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Judge Robinson grants-in-part motions for summary judgment of invalidity and non-infringement, construes claims

In Intellectual Ventures I, LLC, et al. v. Motorola Mobility, LLC, C.A. No. 11-908-SLR (D. Del. Jan. 2, 2014), defendant had moved for summary judgment of invalidity and non-infringement of six patents-in-suit. Judge Sue L. Robinson granted summary judgment of non-infringement as to the one of the patents-in-suit, finding that the accused product performed steps expressly prohibited by this patent. Id. at 22-24. The Court also granted summary judgment of invalidity as to a different patent because it determined that the combination of two prior art references rendered this patent obvious. Id. at 38-40. Specifically, the Court concluded that one reference’s “warning of increased costs” as to the a stated object of the patent’s invention did not teach away from combining the two references. Id. at 40.

The Court denied the remaining motions because genuine issues of material fact existed. In denying defendant’s motions, the Court, among other issues, concluded that: plaintiff was not precluded from applying the doctrine of equivalents as to a certain patent due to amendment of claims during prosecution because “the claim of equivalence are for aspects of the invention that have only a peripheral relation to the reason the amendment was submitted,” id. at 35; defendant’s own patent was not entitled to the priority date of an abandoned “grandparent application” (and therefore did not qualify as prior art) because there were key differences between the disclosures in defendant’s patent and those of the grandparent application, id. at 46-49; one patent-in-suit was not entitled to an earlier priority date based on PowerPoint presentation by its inventor because metadata showing its creation date was insufficient to show reduction to practice, id. at 61-63.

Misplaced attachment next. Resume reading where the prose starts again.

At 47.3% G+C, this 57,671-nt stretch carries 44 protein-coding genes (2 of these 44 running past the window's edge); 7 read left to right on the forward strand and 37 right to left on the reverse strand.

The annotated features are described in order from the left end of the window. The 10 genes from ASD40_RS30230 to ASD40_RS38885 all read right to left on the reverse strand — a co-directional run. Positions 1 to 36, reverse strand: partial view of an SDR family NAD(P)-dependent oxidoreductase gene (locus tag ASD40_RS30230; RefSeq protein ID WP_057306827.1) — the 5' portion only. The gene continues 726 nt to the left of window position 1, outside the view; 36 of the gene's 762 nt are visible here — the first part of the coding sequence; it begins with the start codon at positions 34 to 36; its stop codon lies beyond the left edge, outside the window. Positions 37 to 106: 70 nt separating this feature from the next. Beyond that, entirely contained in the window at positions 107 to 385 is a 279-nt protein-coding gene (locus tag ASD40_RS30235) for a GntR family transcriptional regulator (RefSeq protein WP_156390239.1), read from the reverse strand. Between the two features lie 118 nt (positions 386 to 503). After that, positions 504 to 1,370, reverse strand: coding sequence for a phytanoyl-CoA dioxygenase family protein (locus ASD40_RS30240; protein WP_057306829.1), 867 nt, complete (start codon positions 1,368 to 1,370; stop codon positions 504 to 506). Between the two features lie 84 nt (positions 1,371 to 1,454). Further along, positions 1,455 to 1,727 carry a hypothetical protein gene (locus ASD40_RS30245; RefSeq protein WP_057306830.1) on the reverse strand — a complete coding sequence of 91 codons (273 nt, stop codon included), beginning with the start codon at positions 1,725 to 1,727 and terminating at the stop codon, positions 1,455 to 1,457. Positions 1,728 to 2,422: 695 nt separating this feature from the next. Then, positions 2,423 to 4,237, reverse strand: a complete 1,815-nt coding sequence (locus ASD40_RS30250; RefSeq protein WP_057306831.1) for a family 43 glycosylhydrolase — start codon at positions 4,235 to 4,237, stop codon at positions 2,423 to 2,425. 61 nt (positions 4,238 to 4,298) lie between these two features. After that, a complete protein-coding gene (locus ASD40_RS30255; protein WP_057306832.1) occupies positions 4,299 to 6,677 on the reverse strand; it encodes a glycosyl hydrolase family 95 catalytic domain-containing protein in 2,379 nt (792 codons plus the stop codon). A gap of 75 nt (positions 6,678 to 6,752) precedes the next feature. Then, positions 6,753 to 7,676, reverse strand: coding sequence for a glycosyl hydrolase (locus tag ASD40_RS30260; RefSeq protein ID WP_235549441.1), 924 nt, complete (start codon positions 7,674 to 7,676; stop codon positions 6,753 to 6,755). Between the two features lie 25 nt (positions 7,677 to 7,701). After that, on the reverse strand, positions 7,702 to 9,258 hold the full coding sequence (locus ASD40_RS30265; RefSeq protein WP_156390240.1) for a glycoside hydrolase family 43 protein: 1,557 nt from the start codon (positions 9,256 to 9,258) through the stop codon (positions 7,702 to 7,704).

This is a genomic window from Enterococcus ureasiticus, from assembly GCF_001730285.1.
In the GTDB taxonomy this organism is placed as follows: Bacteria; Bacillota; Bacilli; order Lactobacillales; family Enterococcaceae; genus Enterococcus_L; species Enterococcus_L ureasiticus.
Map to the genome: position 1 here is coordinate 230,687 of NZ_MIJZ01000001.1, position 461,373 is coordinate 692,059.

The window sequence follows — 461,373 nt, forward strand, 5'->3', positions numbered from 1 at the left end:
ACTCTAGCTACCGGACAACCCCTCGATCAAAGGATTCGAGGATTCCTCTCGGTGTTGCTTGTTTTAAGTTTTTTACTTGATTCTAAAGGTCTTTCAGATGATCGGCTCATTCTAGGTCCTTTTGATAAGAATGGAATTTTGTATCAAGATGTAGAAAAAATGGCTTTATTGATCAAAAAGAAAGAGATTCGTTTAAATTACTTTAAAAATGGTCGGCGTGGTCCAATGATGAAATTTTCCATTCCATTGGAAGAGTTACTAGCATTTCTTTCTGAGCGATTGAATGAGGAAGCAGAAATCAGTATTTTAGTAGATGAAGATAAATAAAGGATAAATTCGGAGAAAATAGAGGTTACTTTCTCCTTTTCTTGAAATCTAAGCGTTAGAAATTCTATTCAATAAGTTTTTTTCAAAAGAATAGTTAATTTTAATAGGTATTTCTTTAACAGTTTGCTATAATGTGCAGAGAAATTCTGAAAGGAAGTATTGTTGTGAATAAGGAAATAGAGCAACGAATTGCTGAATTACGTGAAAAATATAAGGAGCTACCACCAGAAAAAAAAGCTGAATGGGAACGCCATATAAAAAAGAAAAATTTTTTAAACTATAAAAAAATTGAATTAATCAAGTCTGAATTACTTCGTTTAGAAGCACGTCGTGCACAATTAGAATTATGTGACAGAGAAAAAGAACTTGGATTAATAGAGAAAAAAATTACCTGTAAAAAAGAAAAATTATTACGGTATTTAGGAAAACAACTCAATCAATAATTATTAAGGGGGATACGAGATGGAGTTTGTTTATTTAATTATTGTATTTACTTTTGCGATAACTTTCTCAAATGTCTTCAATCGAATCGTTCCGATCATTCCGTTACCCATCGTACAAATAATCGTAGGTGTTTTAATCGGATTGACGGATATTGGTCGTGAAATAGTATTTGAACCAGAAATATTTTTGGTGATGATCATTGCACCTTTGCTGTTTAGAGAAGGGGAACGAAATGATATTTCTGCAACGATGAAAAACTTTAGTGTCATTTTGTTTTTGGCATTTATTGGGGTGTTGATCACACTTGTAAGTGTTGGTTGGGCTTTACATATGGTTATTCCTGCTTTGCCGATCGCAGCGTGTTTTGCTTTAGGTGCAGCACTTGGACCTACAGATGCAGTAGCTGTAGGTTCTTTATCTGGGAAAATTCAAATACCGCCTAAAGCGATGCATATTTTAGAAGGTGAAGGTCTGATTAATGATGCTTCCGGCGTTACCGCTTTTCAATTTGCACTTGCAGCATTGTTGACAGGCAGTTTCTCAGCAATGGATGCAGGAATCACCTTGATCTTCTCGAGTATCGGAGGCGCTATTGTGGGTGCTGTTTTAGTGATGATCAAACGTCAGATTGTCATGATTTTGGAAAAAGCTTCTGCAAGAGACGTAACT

The Court also construed the following terms:

“at the second device, [of] the single combined file irrespective of user action at the second device,” id. at 17-18;
“absent non-transient intermediate storage of the selected file on an intervening communications device of the communications network,” id.;
“Receive the selected file and associated text file absent initiation of retrieval of the selected file from the intervening communications device by the second device and absent user action at the second device,” id. at 18-19;
“delivery report,” id. at 19;
“Authenticating device of the communications network;” id. at 19-20;
“A polarization converter … to polarize the light from the illumination uniformizing means into a polarized light,” id. at 30-31;
“A light source, comprising an ‘array of a plurality of light emitting devices,’” id. at 31-32;
“Presenting a directory of software [updates] available for installation on the user station,” id. at 41-42;
“Presenting a directory of software [updates] available for installation on the user station and not already installed on the user station,” id. at 43;
“Content,” id. at 50-51;
“Effect presentation … with a user interface that is customized to the respective publishers,” id. at 51-52;
“Allocating is responsive to at least one field in the packet header,” id. at 57-59;
“Central processor,” id. at 65-66;
“Detachable headset,” id. at 66-67.

Intellectual Ventures I, LLC, et al. v. Motorola Mobility, LLC, C.A. No. 11-908-SLR (D. Del. Jan. 2, 2014)

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